In the afterword, Canadian author Szado writes that she based the following scene (in Mignonne's voice) on something that a real designer, Valentina Schlee, did at around the same time.
|One of Valentina Schlee's iconic creations|
'Madame announced, "Allow me to present the first item in my Butterfly Collection."
"Very glamorous for a red carpet entrance," I said, "and a dramatic departure in your limousine."
Binty watched dispassionately. Consuelo was rapt, Madame anxious.
When I was sure Consuelo had taken her fill of the heavy detailing, I slipped off the jacket and placed it on the remaining empty armchair. Now I was wearing only the black blouse and the long velvet skirt.
"Perfect for an elegant evening with your husband," I said.
Consuelo put her fingers together in a steeple and smiled from behind them as I rolled my hips to catch the light in the velvet pile.
Then in one smooth motion, I pulled the blouse straight off, over my head, and dropped it onto the chair. "Or a special evening with someone else's husband." I twirled in the velvet skirt and my sleek black corselet.'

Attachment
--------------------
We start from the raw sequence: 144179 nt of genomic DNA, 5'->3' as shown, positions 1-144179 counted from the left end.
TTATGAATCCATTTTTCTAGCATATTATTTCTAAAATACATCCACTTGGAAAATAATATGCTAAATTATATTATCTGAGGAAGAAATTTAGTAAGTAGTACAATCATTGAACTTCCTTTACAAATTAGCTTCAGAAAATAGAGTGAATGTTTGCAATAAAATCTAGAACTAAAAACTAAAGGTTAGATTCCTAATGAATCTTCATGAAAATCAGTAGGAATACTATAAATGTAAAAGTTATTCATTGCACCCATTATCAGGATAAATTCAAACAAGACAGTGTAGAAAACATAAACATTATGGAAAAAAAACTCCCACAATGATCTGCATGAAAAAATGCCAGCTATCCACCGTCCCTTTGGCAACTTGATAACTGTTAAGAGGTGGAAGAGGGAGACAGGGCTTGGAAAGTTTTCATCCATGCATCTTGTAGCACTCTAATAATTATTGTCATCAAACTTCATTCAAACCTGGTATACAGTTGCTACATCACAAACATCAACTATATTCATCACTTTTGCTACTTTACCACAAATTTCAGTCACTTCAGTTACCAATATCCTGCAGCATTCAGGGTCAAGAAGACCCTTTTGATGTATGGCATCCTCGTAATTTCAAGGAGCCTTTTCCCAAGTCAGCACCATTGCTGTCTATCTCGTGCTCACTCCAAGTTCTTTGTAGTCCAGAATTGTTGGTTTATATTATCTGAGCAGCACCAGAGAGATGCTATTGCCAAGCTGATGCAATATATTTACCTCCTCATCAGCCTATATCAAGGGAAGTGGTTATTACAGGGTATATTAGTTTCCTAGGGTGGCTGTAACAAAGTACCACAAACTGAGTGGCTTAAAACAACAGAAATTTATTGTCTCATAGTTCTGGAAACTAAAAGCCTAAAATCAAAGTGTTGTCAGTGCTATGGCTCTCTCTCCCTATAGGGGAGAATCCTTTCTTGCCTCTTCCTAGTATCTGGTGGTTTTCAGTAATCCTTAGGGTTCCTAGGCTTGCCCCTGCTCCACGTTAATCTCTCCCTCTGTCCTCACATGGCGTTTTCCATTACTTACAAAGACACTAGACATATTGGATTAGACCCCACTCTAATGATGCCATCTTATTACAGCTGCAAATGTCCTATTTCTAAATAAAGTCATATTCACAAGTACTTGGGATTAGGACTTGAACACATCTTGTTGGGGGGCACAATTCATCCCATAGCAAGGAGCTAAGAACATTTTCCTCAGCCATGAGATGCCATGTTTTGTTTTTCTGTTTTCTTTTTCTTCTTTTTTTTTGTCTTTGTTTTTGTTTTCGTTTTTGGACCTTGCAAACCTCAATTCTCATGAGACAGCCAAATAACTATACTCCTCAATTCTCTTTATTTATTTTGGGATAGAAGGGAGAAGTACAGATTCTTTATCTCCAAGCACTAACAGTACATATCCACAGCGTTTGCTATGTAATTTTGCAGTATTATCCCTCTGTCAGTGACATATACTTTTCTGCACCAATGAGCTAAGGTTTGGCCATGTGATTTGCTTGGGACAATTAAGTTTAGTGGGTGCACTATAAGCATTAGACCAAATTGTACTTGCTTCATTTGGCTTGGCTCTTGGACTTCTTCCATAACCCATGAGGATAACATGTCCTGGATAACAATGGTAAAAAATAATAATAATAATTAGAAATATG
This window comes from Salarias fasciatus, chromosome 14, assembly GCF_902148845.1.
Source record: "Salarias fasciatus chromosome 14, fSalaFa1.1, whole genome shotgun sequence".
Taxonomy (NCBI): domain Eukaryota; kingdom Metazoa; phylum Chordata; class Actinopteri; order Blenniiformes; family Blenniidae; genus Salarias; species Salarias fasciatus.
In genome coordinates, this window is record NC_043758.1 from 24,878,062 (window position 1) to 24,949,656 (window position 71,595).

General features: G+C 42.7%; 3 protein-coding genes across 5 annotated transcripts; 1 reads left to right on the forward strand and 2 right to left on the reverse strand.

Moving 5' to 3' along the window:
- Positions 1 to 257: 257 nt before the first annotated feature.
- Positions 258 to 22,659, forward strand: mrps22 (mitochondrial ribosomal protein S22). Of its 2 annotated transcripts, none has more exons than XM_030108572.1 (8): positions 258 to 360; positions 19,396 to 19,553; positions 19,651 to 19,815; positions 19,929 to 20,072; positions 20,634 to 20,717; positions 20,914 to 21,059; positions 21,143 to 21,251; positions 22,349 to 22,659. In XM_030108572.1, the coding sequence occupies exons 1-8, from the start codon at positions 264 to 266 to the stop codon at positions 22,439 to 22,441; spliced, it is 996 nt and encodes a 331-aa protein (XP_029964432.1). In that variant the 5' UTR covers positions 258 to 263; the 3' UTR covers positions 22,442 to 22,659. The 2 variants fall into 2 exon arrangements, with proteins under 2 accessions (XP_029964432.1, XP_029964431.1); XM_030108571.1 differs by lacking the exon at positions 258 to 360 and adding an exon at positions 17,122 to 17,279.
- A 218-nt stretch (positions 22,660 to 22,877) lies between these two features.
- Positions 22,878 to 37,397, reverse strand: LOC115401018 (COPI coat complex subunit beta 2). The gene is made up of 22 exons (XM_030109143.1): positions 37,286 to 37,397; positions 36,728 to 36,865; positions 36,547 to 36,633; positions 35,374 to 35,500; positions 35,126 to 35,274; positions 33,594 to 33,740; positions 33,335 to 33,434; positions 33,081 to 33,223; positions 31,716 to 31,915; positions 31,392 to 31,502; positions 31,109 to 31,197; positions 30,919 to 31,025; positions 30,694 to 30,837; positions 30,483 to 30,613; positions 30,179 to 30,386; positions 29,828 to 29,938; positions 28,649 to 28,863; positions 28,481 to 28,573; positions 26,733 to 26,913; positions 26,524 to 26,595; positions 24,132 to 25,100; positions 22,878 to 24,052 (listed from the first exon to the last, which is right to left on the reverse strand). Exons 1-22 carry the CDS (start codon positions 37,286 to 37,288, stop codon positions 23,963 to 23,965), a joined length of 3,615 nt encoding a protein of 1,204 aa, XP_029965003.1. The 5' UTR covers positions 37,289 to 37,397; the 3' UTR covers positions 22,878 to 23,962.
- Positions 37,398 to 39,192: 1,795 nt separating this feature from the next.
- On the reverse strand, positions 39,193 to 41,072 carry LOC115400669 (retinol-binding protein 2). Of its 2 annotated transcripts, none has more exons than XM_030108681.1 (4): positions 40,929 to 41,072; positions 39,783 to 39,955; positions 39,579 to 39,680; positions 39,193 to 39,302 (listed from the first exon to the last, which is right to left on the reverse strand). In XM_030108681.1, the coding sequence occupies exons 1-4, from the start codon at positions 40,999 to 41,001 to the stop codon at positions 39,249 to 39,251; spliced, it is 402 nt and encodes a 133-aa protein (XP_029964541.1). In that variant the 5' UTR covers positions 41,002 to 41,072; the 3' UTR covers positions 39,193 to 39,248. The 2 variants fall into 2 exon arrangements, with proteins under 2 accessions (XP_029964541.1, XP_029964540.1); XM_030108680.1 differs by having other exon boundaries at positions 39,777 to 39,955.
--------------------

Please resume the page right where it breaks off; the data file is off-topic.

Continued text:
|Isn't this Valentina|
I didn't notice any awkward parts in Studio Saint-Ex. It is a fascinating glimpse into the lives of interesting people, both real and fictional. It also prompted me to dream one night that I was hand stitching a garment, and to look up images of Valentina's work, since she was mentioned in the novel.
Readalikes: The Big Why (Michael Winter); The Paris Wife (Paula McLain); and Z (Therese Fowler). An obvious companion read is The Little Prince; I like the graphic novel adaptation by Joann Sfar. Readers who want more on fashion will enjoy Linda Grant's collection of essays, The Thoughtful Dresser.